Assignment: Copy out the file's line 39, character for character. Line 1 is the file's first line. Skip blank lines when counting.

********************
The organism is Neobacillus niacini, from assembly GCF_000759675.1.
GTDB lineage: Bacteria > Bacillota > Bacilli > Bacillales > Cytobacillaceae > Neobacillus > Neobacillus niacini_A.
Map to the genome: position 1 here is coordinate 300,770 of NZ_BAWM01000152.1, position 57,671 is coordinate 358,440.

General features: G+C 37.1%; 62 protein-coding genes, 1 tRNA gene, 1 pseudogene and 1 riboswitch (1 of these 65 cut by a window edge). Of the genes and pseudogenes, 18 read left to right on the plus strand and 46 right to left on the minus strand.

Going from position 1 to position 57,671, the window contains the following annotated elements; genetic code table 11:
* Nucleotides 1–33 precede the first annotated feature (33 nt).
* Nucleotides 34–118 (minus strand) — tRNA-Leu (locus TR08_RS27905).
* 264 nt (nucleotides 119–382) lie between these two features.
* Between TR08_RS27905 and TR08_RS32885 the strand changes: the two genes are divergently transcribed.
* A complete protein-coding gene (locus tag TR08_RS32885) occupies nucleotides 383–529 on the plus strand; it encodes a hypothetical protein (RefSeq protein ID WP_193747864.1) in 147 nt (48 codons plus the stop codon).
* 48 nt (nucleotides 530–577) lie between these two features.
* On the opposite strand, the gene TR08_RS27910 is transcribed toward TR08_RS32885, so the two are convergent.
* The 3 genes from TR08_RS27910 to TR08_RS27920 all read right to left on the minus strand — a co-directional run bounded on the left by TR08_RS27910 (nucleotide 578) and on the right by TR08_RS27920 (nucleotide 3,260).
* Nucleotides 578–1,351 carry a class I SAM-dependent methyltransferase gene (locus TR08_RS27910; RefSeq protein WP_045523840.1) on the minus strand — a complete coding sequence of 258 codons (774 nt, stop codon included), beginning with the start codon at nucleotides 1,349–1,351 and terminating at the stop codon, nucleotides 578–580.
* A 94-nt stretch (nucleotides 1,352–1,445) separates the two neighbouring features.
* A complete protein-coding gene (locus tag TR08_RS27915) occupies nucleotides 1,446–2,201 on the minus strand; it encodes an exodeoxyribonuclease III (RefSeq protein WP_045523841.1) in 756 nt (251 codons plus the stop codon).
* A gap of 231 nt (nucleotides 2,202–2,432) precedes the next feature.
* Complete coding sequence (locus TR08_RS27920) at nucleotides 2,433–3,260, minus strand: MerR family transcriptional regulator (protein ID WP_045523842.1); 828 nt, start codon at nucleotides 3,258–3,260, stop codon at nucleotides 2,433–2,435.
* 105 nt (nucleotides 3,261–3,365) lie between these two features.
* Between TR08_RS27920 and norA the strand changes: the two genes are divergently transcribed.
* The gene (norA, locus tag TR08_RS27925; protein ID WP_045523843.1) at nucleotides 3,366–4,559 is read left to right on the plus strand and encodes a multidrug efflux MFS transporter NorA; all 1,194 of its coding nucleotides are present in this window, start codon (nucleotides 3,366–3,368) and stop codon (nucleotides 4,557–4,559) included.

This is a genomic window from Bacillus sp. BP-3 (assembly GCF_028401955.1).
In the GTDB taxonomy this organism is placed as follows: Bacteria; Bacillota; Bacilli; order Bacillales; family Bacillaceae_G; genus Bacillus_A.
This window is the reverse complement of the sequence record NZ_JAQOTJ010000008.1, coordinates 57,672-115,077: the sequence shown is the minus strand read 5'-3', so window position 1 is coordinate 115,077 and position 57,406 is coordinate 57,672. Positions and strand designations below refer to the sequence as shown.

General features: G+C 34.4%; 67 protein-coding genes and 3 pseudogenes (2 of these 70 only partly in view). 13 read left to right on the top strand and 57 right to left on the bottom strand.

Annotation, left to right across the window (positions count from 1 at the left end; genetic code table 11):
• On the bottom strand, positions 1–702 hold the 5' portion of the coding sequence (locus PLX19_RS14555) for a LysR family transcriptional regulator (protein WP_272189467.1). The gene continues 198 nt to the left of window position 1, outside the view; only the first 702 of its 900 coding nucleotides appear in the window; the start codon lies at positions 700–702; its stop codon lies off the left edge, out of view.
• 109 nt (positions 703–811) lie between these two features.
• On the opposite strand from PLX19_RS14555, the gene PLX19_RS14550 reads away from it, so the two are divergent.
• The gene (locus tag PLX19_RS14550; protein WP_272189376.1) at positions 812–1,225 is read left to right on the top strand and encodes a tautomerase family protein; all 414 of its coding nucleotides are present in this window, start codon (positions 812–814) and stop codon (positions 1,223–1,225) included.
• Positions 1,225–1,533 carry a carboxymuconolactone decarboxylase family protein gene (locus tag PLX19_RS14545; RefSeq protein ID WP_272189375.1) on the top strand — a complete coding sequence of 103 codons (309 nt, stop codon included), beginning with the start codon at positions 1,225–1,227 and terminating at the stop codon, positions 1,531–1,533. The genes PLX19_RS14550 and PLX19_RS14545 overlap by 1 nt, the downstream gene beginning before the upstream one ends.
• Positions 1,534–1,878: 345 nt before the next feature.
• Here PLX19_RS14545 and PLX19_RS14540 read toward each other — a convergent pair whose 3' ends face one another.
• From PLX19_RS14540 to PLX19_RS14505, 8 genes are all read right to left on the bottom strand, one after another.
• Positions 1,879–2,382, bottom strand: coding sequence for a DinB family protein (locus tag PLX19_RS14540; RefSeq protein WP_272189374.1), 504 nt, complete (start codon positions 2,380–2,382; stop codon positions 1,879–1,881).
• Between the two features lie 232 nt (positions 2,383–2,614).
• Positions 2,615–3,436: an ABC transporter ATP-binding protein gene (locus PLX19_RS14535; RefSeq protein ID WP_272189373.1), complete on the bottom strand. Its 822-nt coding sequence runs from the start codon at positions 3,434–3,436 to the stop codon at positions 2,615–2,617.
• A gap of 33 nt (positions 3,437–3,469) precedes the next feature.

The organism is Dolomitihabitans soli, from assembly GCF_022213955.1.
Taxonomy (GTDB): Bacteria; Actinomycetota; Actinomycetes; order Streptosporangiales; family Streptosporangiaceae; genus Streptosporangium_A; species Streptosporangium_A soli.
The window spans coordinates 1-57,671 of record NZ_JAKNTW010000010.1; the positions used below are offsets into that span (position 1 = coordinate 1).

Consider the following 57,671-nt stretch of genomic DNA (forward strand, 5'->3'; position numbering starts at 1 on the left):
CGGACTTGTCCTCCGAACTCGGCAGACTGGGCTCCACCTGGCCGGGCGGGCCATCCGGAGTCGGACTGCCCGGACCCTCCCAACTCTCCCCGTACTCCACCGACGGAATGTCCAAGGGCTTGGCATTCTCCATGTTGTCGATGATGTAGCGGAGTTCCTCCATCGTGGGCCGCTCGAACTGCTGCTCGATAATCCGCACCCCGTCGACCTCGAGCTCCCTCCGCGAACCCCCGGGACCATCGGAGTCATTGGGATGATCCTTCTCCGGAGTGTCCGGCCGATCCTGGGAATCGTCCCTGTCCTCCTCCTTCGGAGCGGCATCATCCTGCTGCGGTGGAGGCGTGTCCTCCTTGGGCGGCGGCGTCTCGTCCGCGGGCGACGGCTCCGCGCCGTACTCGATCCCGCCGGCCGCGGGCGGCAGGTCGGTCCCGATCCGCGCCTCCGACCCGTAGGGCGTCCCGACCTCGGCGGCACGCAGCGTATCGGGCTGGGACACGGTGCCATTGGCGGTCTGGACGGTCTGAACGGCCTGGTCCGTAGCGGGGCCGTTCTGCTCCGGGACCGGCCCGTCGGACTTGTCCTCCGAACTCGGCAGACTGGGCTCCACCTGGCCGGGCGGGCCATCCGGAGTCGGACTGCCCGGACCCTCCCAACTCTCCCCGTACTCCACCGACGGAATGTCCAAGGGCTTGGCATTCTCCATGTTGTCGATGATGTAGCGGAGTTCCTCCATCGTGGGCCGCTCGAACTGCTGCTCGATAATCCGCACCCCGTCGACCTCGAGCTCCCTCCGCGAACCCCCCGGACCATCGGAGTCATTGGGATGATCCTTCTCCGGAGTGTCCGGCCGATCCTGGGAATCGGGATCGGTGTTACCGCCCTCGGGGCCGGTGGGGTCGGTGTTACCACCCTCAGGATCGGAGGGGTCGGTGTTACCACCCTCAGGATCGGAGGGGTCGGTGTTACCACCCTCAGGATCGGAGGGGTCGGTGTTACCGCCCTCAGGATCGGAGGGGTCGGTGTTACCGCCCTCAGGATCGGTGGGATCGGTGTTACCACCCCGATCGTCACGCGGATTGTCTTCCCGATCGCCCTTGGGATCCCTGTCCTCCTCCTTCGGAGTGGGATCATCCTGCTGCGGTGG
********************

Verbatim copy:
The organism is Dolomitihabitans soli, from assembly GCF_022213955.1.